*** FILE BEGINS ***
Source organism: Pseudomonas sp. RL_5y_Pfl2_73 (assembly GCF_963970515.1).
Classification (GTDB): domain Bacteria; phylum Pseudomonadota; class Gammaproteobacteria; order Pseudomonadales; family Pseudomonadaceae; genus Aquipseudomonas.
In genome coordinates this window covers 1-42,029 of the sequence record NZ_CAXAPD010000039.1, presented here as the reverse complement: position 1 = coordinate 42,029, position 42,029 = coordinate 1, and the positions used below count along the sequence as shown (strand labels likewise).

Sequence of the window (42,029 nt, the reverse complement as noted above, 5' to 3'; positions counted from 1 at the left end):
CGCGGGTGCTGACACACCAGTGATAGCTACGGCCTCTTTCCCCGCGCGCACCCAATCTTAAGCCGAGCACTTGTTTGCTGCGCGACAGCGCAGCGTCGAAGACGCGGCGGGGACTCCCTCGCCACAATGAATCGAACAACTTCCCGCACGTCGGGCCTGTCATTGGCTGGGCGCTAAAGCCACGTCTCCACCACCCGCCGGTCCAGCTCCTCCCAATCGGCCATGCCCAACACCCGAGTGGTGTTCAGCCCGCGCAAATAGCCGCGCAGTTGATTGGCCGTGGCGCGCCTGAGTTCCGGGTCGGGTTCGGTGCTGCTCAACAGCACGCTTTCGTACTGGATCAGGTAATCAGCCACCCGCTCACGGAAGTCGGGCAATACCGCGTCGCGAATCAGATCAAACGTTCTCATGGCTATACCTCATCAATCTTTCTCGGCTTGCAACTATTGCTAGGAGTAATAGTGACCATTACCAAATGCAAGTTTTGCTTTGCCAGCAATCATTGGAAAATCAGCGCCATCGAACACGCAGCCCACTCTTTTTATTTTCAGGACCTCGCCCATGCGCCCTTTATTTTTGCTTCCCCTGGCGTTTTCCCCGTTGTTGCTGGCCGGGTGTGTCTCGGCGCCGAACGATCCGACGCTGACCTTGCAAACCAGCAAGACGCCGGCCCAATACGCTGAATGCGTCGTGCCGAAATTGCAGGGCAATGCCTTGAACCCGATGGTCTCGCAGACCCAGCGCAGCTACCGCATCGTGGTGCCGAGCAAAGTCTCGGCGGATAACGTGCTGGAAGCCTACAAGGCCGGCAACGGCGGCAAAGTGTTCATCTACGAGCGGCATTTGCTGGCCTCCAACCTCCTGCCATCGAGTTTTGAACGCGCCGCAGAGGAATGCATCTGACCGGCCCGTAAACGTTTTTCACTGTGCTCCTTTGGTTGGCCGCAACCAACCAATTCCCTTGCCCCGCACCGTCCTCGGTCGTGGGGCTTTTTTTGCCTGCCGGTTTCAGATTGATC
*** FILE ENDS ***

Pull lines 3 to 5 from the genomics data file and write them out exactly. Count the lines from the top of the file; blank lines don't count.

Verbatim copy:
In genome coordinates this window covers 1-42,029 of the sequence record NZ_CAXAPD010000039.1, presented here as the reverse complement: position 1 = coordinate 42,029, position 42,029 = coordinate 1, and the positions used below count along the sequence as shown (strand labels likewise).

Sequence of the window (42,029 nt, the reverse complement as noted above, 5' to 3'; positions counted from 1 at the left end):
CGCGGGTGCTGACACACCAGTGATAGCTACGGCCTCTTTCCCCGCGCGCACCCAATCTTAAGCCGAGCACTTGTTTGCTGCGCGACAGCGCAGCGTCGAAGACGCGGCGGGGACTCCCTCGCCACAATGAATCGAACAACTTCCCGCACGTCGGGCCTGTCATTGGCTGGGCGCTAAAGCCACGTCTCCACCACCCGCCGGTCCAGCTCCTCCCAATCGGCCATGCCCAACACCCGAGTGGTGTTCAGCCCGCGCAAATAGCCGCGCAGTTGATTGGCCGTGGCGCGCCTGAGTTCCGGGTCGGGTTCGGTGCTGCTCAACAGCACGCTTTCGTACTGGATCAGGTAATCAGCCACCCGCTCACGGAAGTCGGGCAATACCGCGTCGCGAATCAGATCAAACGTTCTCATGGCTATACCTCATCAATCTTTCTCGGCTTGCAACTATTGCTAGGAGTAATAGTGACCATTACCAAATGCAAGTTTTGCTTTGCCAGCAATCATTGGAAAATCAGCGCCATCGAACACGCAGCCCACTCTTTTTATTTTCAGGACCTCGCCCATGCGCCCTTTATTTTTGCTTCCCCTGGCGTTTTCCCCGTTGTTGCTGGCCGGGTGTGTCTCGGCGCCGAACGATCCGACGCTGACCTTGCAAACCAGCAAGACGCCGGCCCAATACGCTGAATGCGTCGTGCCGAAATTGCAGGGCAATGCCTTGAACCCGATGGTCTCGCAGACCCAGCGCAGCTACCGCATCGTGGTGCCGAGCAAAGTCTCGGCGGATAACGTGCTGGAAGCCTACAAGGCCGGCAACGGCGGCAAAGTGTTCATCTACGAGCGGCATTTGCTGGCCTCCAACCTCCTGCCATCGAGTTTTGAACGCGCCGCAGAGGAATGCATCTGACCGGCCCGTAAACGTTTTTCACTGTGCTCCTTTGGTTGGCCGCAACCAACCAATTCCCTTGCCCCGCACCGTCCTCGGTCGTGGGGCTTTTTTTGCCTGCCGGTTTCAGATTGATC